Raw data: Containers lost at sea - Kevin Drum

A little surprised to see the term “parametric rolling” in a non-maritime context.

Also, the leading cause of lost containers is parametric rolling in following seas.

I wonder if the re-routing boxships around the Cape vs Red Sea will have any effect on losses ?

parametric rolling pretty much only happens when they are going slow,.
I would guess due to the extra miles they will be going faster?

I’d guess it’d be easy to throw a few boxes off while running full speed in a big quartering sea.

go faster than the waves?
Do different oceans have different wave speeds?

In water whose depth is large compared to the wavelength, the wave speed expression contains two terms, one for gravity effects and one for surface tension effects. The wave speed is given by:

where g is the gravitational field strength, γ is the surface tension, ρ is the density of the water, and λ the wavelength. As this equation makes clear (wave speed depends on wavelength), water is a dispersive medium.

For short wavelength (ripples), the second term predominates, and the speed is approximately


In deep water, the surface tension, γ, is too small to matter. The density, ρ , does not appear because if it increases, the force acting and the mass to be moved both increase by the same factor, with no net effect on the response time of water ahead of a wave front.

The speed of waves in shallow water can be given by v shallow≈√SQR gh (assuming λ >> h and A << h , where A is the wave amplitude, and h is simply the depth of the water).

above explains re waves speed and on routes via Cape google " rougue waves of Aghulhas current. " and weather conditions required for steep freak waves creation.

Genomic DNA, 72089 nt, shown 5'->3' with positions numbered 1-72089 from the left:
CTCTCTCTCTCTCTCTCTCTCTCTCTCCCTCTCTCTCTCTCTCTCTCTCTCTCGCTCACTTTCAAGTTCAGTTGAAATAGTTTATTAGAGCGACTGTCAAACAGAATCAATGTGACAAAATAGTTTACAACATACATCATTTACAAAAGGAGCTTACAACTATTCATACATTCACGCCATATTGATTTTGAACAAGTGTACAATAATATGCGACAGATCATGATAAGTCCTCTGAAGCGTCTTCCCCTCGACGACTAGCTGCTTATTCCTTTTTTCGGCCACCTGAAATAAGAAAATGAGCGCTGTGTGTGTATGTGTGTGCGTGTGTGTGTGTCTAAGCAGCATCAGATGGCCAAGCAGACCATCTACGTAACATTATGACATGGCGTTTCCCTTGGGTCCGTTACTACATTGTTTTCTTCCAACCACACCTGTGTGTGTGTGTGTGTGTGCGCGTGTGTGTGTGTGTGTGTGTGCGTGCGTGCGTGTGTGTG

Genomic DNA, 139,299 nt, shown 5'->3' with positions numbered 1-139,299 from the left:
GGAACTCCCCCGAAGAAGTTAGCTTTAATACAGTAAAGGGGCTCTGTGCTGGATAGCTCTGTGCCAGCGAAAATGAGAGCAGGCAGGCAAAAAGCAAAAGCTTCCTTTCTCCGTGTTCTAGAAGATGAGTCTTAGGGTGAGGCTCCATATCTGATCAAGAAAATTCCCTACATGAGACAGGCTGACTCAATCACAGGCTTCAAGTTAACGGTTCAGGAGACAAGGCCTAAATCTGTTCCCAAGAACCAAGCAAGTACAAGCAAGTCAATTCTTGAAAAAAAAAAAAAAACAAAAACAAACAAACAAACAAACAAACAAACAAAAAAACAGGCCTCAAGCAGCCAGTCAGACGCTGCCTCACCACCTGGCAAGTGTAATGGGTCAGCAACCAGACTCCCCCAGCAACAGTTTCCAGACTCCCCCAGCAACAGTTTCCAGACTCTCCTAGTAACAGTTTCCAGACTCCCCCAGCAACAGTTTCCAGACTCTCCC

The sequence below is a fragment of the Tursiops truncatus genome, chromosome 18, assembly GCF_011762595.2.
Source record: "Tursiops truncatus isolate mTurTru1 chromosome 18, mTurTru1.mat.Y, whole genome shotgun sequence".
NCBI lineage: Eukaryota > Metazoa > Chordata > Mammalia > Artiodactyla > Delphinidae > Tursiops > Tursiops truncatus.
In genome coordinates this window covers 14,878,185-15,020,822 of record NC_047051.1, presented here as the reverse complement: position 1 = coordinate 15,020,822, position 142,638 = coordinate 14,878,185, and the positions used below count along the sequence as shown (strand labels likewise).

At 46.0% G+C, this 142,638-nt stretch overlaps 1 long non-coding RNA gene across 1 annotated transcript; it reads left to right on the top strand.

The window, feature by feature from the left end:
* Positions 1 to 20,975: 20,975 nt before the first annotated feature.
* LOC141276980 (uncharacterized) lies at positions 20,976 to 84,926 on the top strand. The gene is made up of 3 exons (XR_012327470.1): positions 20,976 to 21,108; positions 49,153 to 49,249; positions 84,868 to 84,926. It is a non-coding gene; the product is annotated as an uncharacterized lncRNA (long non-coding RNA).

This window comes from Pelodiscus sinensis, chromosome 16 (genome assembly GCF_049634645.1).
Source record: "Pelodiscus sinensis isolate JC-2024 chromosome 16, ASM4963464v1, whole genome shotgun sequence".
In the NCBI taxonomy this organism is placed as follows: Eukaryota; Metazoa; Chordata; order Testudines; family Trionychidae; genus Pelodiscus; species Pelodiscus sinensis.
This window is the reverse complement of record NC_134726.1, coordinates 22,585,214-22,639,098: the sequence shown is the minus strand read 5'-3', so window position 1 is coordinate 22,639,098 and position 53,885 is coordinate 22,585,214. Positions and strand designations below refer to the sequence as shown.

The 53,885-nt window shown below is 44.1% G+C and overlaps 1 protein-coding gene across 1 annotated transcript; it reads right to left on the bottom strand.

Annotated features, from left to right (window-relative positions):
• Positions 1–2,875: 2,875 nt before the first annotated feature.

No, ship slower than the waves, the speed of big swell can run 20 or 30 kts.

Wow not seen that before
Only remember the Atlantic which was about 12-15kts, Europe to Caribbean

Rough rule of thumb, wave speed a little more than half wind speed.

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From the link in post in the OP

Based on scientific analyses, studies, and desktop as well as real-life measurements, the project aims to develop specific, actionable and effective recommendations to increase container safety. Initial results have shown that parametric rolling in following seas is especially hazardous for container vessels, a phenomenon that is not well known and can develop unexpectedly with severe consequences.

Re parametric rolling:
Introduction-to-Parametric-Rolling-Motion-ver-A4-presentation.pdf (nautinst.org)

Re Cape route and local dangers there : Rogue waves are often associated with sites where ordinary waves encounter ocean currents and eddies. The strength of the current concentrates the wave energy, forming larger waves – Lehner compares it to an optical lens, concentrating energy in a small area. This is especially true in the case of the notoriously dangerous Agulhas current off the east coast of South Africa. Source : the european space agency

With an increased traffic of megacontainer vsl via Cape , there may be more encounters with such waves but one must wait for the winter season .

If such short but high and steep monsters can break a ships neck , then surely such energy may be distructive to container lashing systems causing stacks to collapse due to impact. So lets wait for winter season there and see what happens.

The advise to mariners in NP pilot books was to hug the shore as much as possible what I did on a tiny 1700 teu ship in conditions, which were conducive for the creation of such waves , meaning very strong wind against the flow of the current.


Back in the day in an early generation of container ship we stowed most of our containers below deck leading to a high freeboard compared to modern container vessels. Our trade between Europe and Australia and New Zealand was via both Capes at a service speed of 24 knots.
On route to Cape Horn the aft mooring deck 11 meters above the waterline was out of bounds as seas swept through it. I would expect to see an increase in containers lost given the comparatively low freeboard of modern container ships, particularly those under 11,000 TEU.


Is this likely to effect insurance ?